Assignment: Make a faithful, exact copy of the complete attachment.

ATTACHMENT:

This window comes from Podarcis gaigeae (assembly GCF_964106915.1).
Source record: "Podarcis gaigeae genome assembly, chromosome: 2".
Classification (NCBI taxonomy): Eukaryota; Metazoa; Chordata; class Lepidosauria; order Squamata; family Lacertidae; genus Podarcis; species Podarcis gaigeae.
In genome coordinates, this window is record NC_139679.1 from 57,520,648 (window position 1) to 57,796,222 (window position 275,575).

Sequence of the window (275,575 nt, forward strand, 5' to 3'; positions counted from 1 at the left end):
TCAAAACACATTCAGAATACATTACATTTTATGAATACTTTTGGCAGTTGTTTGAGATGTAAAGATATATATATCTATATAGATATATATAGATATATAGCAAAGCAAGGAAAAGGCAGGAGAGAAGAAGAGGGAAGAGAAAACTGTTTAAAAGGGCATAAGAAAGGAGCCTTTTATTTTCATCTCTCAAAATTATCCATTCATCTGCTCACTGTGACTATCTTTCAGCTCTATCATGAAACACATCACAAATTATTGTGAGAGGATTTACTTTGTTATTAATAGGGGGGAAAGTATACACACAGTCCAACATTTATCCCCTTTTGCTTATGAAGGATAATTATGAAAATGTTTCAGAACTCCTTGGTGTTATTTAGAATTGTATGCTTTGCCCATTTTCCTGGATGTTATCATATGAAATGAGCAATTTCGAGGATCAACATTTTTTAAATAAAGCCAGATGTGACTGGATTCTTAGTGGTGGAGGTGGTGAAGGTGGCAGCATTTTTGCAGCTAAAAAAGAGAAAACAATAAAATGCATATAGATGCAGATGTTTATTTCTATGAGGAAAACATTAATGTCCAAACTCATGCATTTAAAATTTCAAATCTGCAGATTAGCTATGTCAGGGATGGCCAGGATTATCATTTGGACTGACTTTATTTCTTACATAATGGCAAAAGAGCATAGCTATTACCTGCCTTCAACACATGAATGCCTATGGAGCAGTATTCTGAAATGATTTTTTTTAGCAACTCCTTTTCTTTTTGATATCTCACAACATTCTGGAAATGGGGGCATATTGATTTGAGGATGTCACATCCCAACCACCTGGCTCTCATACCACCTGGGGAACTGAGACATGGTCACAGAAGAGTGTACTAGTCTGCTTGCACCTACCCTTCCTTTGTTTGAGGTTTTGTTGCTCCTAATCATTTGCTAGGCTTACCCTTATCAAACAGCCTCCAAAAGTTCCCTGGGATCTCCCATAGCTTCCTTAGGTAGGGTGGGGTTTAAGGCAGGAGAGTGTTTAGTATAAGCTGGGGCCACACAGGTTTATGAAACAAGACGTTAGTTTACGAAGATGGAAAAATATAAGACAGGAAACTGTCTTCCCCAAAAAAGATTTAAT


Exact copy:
This window comes from Podarcis gaigeae (assembly GCF_964106915.1).
Source record: "Podarcis gaigeae genome assembly, chromosome: 2".
Classification (NCBI taxonomy): Eukaryota; Metazoa; Chordata; class Lepidosauria; order Squamata; family Lacertidae; genus Podarcis; species Podarcis gaigeae.
In genome coordinates, this window is record NC_139679.1 from 57,520,648 (window position 1) to 57,796,222 (window position 275,575).

Sequence of the window (275,575 nt, forward strand, 5' to 3'; positions counted from 1 at the left end):
TCAAAACACATTCAGAATACATTACATTTTATGAATACTTTTGGCAGTTGTTTGAGATGTAAAGATATATATATCTATATAGATATATATAGATATATAGCAAAGCAAGGAAAAGGCAGGAGAGAAGAAGAGGGAAGAGAAAACTGTTTAAAAGGGCATAAGAAAGGAGCCTTTTATTTTCATCTCTCAAAATTATCCATTCATCTGCTCACTGTGACTATCTTTCAGCTCTATCATGAAACACATCACAAATTATTGTGAGAGGATTTACTTTGTTATTAATAGGGGGGAAAGTATACACACAGTCCAACATTTATCCCCTTTTGCTTATGAAGGATAATTATGAAAATGTTTCAGAACTCCTTGGTGTTATTTAGAATTGTATGCTTTGCCCATTTTCCTGGATGTTATCATATGAAATGAGCAATTTCGAGGATCAACATTTTTTAAATAAAGCCAGATGTGACTGGATTCTTAGTGGTGGAGGTGGTGAAGGTGGCAGCATTTTTGCAGCTAAAAAAGAGAAAACAATAAAATGCATATAGATGCAGATGTTTATTTCTATGAGGAAAACATTAATGTCCAAACTCATGCATTTAAAATTTCAAATCTGCAGATTAGCTATGTCAGGGATGGCCAGGATTATCATTTGGACTGACTTTATTTCTTACATAATGGCAAAAGAGCATAGCTATTACCTGCCTTCAACACATGAATGCCTATGGAGCAGTATTCTGAAATGATTTTTTTTAGCAACTCCTTTTCTTTTTGATATCTCACAACATTCTGGAAATGGGGGCATATTGATTTGAGGATGTCACATCCCAACCACCTGGCTCTCATACCACCTGGGGAACTGAGACATGGTCACAGAAGAGTGTACTAGTCTGCTTGCACCTACCCTTCCTTTGTTTGAGGTTTTGTTGCTCCTAATCATTTGCTAGGCTTACCCTTATCAAACAGCCTCCAAAAGTTCCCTGGGATCTCCCATAGCTTCCTTAGGTAGGGTGGGGTTTAAGGCAGGAGAGTGTTTAGTATAAGCTGGGGCCACACAGGTTTATGAAACAAGACGTTAGTTTACGAAGATGGAAAAATATAAGACAGGAAACTGTCTTCCCCAAAAAAGATTTAAT